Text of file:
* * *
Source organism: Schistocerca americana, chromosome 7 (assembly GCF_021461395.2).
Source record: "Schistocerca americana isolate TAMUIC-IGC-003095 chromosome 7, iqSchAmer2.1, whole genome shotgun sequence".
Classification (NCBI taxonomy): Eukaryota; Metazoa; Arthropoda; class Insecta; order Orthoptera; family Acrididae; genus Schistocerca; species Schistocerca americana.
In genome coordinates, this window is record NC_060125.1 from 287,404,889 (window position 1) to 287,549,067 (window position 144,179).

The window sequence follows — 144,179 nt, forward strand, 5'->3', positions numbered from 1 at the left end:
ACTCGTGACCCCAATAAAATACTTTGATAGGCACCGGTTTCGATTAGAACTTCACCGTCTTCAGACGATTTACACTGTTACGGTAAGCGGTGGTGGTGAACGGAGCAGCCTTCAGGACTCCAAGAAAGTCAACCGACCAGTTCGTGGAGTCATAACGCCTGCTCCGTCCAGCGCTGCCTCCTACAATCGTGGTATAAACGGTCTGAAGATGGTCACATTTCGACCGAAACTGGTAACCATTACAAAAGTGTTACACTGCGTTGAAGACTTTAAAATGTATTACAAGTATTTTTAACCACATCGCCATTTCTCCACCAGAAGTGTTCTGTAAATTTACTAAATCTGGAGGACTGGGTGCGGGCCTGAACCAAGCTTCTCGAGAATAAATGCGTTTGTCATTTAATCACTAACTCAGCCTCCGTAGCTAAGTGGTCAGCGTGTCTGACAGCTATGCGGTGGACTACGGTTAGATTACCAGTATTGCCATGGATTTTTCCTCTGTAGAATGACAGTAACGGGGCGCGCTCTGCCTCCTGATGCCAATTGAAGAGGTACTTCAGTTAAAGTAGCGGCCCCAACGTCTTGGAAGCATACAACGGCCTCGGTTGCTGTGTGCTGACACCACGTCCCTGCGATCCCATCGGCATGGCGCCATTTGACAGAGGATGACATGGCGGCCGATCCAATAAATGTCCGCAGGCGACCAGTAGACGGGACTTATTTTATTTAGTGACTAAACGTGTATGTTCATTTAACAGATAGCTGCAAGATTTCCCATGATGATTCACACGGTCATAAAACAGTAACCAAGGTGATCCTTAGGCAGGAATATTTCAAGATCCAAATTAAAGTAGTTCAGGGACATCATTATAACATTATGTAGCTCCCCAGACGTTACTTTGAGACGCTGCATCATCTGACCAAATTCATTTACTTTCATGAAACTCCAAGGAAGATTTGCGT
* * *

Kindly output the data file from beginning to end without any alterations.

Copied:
Source organism: Schistocerca americana, chromosome 7 (assembly GCF_021461395.2).
Source record: "Schistocerca americana isolate TAMUIC-IGC-003095 chromosome 7, iqSchAmer2.1, whole genome shotgun sequence".
Classification (NCBI taxonomy): Eukaryota; Metazoa; Arthropoda; class Insecta; order Orthoptera; family Acrididae; genus Schistocerca; species Schistocerca americana.
In genome coordinates, this window is record NC_060125.1 from 287,404,889 (window position 1) to 287,549,067 (window position 144,179).

The window sequence follows — 144,179 nt, forward strand, 5'->3', positions numbered from 1 at the left end:
ACTCGTGACCCCAATAAAATACTTTGATAGGCACCGGTTTCGATTAGAACTTCACCGTCTTCAGACGATTTACACTGTTACGGTAAGCGGTGGTGGTGAACGGAGCAGCCTTCAGGACTCCAAGAAAGTCAACCGACCAGTTCGTGGAGTCATAACGCCTGCTCCGTCCAGCGCTGCCTCCTACAATCGTGGTATAAACGGTCTGAAGATGGTCACATTTCGACCGAAACTGGTAACCATTACAAAAGTGTTACACTGCGTTGAAGACTTTAAAATGTATTACAAGTATTTTTAACCACATCGCCATTTCTCCACCAGAAGTGTTCTGTAAATTTACTAAATCTGGAGGACTGGGTGCGGGCCTGAACCAAGCTTCTCGAGAATAAATGCGTTTGTCATTTAATCACTAACTCAGCCTCCGTAGCTAAGTGGTCAGCGTGTCTGACAGCTATGCGGTGGACTACGGTTAGATTACCAGTATTGCCATGGATTTTTCCTCTGTAGAATGACAGTAACGGGGCGCGCTCTGCCTCCTGATGCCAATTGAAGAGGTACTTCAGTTAAAGTAGCGGCCCCAACGTCTTGGAAGCATACAACGGCCTCGGTTGCTGTGTGCTGACACCACGTCCCTGCGATCCCATCGGCATGGCGCCATTTGACAGAGGATGACATGGCGGCCGATCCAATAAATGTCCGCAGGCGACCAGTAGACGGGACTTATTTTATTTAGTGACTAAACGTGTATGTTCATTTAACAGATAGCTGCAAGATTTCCCATGATGATTCACACGGTCATAAAACAGTAACCAAGGTGATCCTTAGGCAGGAATATTTCAAGATCCAAATTAAAGTAGTTCAGGGACATCATTATAACATTATGTAGCTCCCCAGACGTTACTTTGAGACGCTGCATCATCTGACCAAATTCATTTACTTTCATGAAACTCCAAGGAAGATTTGCGT